Posted On: Nov. 9, 2017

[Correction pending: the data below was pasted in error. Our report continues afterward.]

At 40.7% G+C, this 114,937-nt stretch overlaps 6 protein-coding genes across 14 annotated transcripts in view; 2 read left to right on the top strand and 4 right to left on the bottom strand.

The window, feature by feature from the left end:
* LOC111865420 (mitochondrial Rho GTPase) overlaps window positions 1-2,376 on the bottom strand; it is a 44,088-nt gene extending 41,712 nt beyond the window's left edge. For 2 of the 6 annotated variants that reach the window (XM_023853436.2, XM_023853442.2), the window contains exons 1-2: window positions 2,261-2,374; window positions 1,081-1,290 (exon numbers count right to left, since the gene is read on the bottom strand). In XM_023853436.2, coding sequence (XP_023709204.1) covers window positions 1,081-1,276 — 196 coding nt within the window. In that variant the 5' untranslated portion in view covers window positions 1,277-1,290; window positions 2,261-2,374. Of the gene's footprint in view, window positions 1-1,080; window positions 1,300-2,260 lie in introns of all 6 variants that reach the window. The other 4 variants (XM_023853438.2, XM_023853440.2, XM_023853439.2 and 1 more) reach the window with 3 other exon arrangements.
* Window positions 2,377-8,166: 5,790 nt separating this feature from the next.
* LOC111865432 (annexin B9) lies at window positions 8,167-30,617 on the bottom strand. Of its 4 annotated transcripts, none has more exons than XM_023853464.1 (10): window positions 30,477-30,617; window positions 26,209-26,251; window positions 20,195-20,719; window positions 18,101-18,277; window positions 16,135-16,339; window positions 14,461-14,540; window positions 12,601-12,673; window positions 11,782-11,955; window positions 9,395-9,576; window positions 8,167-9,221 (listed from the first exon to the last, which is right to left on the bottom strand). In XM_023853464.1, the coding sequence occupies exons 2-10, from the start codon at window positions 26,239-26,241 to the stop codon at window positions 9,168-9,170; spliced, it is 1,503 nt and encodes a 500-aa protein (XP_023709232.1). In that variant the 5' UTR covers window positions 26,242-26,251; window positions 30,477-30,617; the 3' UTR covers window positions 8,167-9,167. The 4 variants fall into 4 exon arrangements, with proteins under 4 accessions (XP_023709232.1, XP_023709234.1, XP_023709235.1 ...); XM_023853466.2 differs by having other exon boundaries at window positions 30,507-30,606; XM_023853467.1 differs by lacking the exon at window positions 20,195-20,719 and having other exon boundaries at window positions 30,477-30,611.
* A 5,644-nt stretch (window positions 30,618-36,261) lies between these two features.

Sports discussion Olympic Games. In 2008, Beijing was the host city for the Summer Olympics at a bid of $24.7 million (Rosner & Shropshire, 2011). Then the actual cost of games themselves was in the neighborhood of $43 billion (Rosner & Shropshire, 2011). The Beijing Games were fortunate enough to turn a profit, unlike the Winter Games in Turin two years earlier which lost $32.4 million (Rosner & Shropshire, 2011). There are many factors that make these games so costly to organize and manage. First is the bid of course, but then you have the planning phase which includes the building of facilities, not only for events, but for athletes, media, officials, and tourists. Really, the only way for host cities to come out on top is for these facilities to be able to host events for the foreseeable future once the games are over with. There is also the cost of transportation, financing, and security (Rosner & Shropshire, 2011). Like the NCAA, the Olympics build on the “amateurism” of their athletes. We know this isn’t case. Olympic basketball and hockey use multi-million dollar professionals. In fact, boxing is the only sport that doesn’t allow professionals (Rosner & Shropshire, 2011). Looking at how athletes are financed, the Olympics have allowed them to earn money through endorsements and trust funds that provide expenses for athletes (Rosner & Shropshire, 2011). The Olympic Games themselves, like most sports, rely on television contracts, sponsorships, advertising, and ticket sales. One would think the economic impact of the Olympic Games would be tremendous for the host city, but this isn’t always the case. A review of the Olympic Games revealed there is relatively little evidence that hosting the Games produces significant economic benefits for the host city or region (Rosner & Shropshire, 2011). Tourists will always have some economic impact, but use of land for facilities and the how the city maximizes the use of the facilities. Unsuccessful Games seldom use the land for anything else, and successful Games do, or in the case of the LA Games in ’84, use existing facilities (Rosner & Shropshire, 2011). Rosner, S., & Shropshire, K., (2011) The Business of Sports (2nd Ed) Jones & Bartlett Learning, LLC. The general belief is that hosting the Games produces significant economic benefits for the host city or region where they are held. It all depends on the use of land for facilities and the how the city maximizes the use of the facilities. Agreed the city spends a whole lot of money in bidding and then in building infrastructure. However it is important that the organizing committee of Olympic games of a particular country plan their activities in such a way that the facilities built before the events, are put to good use, not only during the games but also thereafter. In addition to that, there are several opportunities available to promote other events that may be related to the games, directly or indirectly. By carefully negotiating the TV broadcasting rights, it is possible to gain additional monetary advantage. However, has this always been true in the case of games held at all the locations? That is the moot question to be answered by experts.